Famolare shoes The shape of fashion (1978)

The Rush Savannah shoe from Famolare (1978)

Designer Joe Famolare has created a beautiful shoe for everyone who doesn’t like to wear shoes.

It’s feather-light yet has an anatomically contoured inner sole for real, long-lasting comfort. A multitude of styles, all in Italian leathers. Look for the Famolare bicycle under the arch.

The Rush Savannah shoe from Famolare (1978)

Vintage 1970s Famolare platform shoes: Get up

Designer Joe Famolare has created a shoe that makes you want to get up and stay up, it’s so comfortable and easy on your feet.

The extraordinary design, a unique concept, rolls your foot forward almost effortlessly. And the anatomically contoured inner sole provides such perfect support that fatigue goes virtually unnoticed.

Like all the exciting Famolare designs, the Get Up comes in a variety of contemporary styles and in the finest of Italian leathers.

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Vintage Famolare shoes for women from 1978

Vintage Famolare shoes: Fall footcast (1977)

There was a time when it mattered how a woman looked from the neck up. But that’s not where it’s at now.

This year it’s from the knee down. You don’t even need a body. Just get the right Famolares and start walking to fame.

1. DO take a hike in the Tecahike. It’s the chicest hoofing you’ll ever do. Supplest, softest leather, but baby it’s tough as a boot. Wear it with huge socks. This Tecahike is called “Berna.” Do not ask why.

2. DON’T meet anyone important without saying “Hi there.” Foolproof platform shoe you’ll fall for, not off. Suede, crepe sole. Wear with ribbed stockings. Called the “Chianti.” Do not ask why.

3. DO take up a sport even if it’s only to wear this green, red, and yellow leather sport shoe. Where it’s not leather, it’s white mesh. It’s the “Famolare Sport” called the “Game.” Do not ask why.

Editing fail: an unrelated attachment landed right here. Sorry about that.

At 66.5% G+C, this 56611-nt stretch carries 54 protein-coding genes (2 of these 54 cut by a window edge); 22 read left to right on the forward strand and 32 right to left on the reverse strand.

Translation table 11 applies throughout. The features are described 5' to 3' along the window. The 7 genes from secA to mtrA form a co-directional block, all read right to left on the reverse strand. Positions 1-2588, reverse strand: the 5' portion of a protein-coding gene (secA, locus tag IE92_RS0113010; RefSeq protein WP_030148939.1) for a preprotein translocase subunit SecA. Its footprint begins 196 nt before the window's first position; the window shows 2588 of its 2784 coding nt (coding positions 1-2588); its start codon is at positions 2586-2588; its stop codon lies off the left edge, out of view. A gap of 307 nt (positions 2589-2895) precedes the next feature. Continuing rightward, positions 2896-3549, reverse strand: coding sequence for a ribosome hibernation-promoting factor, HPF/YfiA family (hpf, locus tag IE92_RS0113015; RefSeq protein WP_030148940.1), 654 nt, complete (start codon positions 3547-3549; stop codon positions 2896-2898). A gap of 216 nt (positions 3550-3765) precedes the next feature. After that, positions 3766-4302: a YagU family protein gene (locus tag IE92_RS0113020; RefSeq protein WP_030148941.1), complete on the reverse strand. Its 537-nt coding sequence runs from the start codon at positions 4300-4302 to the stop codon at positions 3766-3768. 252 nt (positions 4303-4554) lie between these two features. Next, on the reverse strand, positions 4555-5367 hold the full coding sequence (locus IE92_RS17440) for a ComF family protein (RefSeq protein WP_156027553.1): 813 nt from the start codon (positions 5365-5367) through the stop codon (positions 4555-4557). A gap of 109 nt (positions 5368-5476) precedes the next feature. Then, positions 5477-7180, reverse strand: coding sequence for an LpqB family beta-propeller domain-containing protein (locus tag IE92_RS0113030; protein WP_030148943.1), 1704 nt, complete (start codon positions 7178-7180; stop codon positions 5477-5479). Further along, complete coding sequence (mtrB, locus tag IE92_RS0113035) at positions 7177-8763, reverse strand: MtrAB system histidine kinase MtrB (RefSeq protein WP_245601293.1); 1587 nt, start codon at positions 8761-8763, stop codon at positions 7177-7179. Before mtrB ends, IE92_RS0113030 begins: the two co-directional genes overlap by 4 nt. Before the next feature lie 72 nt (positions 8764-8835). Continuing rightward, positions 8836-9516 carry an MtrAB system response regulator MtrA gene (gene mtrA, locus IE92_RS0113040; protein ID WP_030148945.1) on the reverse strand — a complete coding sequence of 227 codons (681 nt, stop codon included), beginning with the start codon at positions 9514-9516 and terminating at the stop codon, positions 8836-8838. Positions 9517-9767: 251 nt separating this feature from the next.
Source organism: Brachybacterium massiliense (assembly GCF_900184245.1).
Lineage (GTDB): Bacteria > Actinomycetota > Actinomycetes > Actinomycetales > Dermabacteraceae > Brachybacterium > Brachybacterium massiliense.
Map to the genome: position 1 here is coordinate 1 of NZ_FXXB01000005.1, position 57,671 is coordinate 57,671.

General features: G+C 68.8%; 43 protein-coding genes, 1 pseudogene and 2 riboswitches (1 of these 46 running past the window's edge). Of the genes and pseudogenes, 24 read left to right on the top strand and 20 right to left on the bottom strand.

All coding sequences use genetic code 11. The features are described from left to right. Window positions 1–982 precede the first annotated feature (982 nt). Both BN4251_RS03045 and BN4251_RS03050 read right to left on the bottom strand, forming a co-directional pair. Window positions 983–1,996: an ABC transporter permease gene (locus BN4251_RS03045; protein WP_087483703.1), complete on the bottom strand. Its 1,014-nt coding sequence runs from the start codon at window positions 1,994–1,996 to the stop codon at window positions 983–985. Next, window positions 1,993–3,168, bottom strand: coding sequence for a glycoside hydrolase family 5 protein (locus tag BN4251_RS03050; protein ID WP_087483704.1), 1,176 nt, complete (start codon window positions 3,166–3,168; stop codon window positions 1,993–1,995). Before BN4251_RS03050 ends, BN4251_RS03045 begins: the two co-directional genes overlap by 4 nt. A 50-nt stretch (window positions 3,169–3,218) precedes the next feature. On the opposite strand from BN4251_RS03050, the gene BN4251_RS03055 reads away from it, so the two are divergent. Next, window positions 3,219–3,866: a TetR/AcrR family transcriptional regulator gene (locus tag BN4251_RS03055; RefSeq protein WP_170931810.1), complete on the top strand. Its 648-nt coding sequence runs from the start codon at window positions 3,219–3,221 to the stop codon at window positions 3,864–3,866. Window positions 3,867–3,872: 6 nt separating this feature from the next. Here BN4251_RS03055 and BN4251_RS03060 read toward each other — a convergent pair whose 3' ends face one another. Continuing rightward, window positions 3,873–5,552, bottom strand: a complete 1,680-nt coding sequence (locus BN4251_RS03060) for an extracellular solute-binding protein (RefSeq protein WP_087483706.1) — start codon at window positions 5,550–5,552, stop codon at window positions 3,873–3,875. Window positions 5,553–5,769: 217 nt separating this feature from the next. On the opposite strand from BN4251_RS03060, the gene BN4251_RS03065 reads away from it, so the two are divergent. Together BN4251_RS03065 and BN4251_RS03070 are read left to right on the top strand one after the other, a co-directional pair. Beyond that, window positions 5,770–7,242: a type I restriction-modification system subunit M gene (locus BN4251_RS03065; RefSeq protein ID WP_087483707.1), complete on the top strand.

Vintage purple Famolare Shoes sticker

4. DON’T buy this! It’s a rip-off. Looks like a Famolare “Get There,” but if you try to wear it, you’ll never get there. It’s called the rip-off, so skip off.

5. DO wear the Get There — the real one. We like it especially with patterned stockings and culottes. You can wear it at a long receiving line, provided your dress is truly floor length. It’s called the “Apricot.” Don’t ask why.

6. DON’T Rush — walk right up and put Famolare’s newest flatform oxford. It comes in brown and tan (and other argyle sock combinations), so wear them with argyles. It’s called the “Mancino.” Don’t ask why.

7. DO get in your closet and see what you’re missing. If you don’t have at least three pairs of Famolares, you’ll never come out of the closet. This is called the end of this ad. Do not ask why.

ALSO SEE: Vintage ’60s flat shoes & fashionable low-heel footwear for women

Vintage Famolare shoes Fall footcast (1977)

Famolare fans from the seventies


Becoming set designer for a big movie company was a real ego boost-I won’t deny it. But prop hunting was murder on my feet till my boss turned me on to Famolare shoes. Never before was walking such a painless (or fun) experience! Now I even walk to work and with the money (and calories) I save, I can splurge on croissants!


From the moment I tried on my first pair of Famolare shoes, I idolized you as an artist. What concepts! What aesthetics! What comfort! When I’m not wearing my Famolares (which is seldom) I keep them next to my easel for inspiration. I love and respect you for creating a new art form out of the shoe.


I’m a law student and believe me, when I heard that Famolare shoes were specially patented, I had to find out what all the legal excitement was about. I wore a pair of WAVE-soled Get Theres to moot court and I won my argument. Now I’m too smart to give Famolare all the credit, but I’m also much too smart to give up my Get Theres — my feet never had it so good!

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Famolare fans from 1977

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Comments on this story

One Response

  1. I was so glad to see the daughters started up the business again. These were my favorite sales
    Dhoes in the be 70s!